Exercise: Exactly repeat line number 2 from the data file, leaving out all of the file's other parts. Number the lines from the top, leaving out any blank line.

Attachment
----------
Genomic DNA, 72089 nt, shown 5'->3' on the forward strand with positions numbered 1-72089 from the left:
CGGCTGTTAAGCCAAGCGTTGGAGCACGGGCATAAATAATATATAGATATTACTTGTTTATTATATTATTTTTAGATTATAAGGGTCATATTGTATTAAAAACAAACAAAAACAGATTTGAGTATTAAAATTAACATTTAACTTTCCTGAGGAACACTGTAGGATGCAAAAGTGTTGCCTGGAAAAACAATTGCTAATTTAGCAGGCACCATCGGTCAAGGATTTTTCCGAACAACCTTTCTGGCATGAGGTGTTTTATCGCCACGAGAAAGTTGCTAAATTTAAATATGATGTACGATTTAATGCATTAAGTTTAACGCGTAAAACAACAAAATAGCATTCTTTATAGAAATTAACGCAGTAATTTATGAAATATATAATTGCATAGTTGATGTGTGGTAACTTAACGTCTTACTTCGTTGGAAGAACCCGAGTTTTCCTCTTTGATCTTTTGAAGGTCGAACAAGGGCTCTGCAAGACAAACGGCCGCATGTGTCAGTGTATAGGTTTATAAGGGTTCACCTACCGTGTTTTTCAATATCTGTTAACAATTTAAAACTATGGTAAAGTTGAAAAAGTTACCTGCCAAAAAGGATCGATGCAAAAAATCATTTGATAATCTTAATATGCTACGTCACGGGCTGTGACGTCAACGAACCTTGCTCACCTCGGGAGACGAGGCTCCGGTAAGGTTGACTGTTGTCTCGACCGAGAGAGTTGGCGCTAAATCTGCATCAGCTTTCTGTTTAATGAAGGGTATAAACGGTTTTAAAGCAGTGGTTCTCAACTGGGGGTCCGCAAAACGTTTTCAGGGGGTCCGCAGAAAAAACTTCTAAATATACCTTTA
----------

CGGCTGTTAAGCCAAGCGTTGGAGCACGGGCATAAATAATATATAGATATTACTTGTTTATTATATTATTTTTAGATTATAAGGGTCATATTGTATTAAAAACAAACAAAAACAGATTTGAGTATTAAAATTAACATTTAACTTTCCTGAGGAACACTGTAGGATGCAAAAGTGTTGCCTGGAAAAACAATTGCTAATTTAGCAGGCACCATCGGTCAAGGATTTTTCCGAACAACCTTTCTGGCATGAGGTGTTTTATCGCCACGAGAAAGTTGCTAAATTTAAATATGATGTACGATTTAATGCATTAAGTTTAACGCGTAAAACAACAAAATAGCATTCTTTATAGAAATTAACGCAGTAATTTATGAAATATATAATTGCATAGTTGATGTGTGGTAACTTAACGTCTTACTTCGTTGGAAGAACCCGAGTTTTCCTCTTTGATCTTTTGAAGGTCGAACAAGGGCTCTGCAAGACAAACGGCCGCATGTGTCAGTGTATAGGTTTATAAGGGTTCACCTACCGTGTTTTTCAATATCTGTTAACAATTTAAAACTATGGTAAAGTTGAAAAAGTTACCTGCCAAAAAGGATCGATGCAAAAAATCATTTGATAATCTTAATATGCTACGTCACGGGCTGTGACGTCAACGAACCTTGCTCACCTCGGGAGACGAGGCTCCGGTAAGGTTGACTGTTGTCTCGACCGAGAGAGTTGGCGCTAAATCTGCATCAGCTTTCTGTTTAATGAAGGGTATAAACGGTTTTAAAGCAGTGGTTCTCAACTGGGGGTCCGCAAAACGTTTTCAGGGGGTCCGCAGAAAAAACTTCTAAATATACCTTTA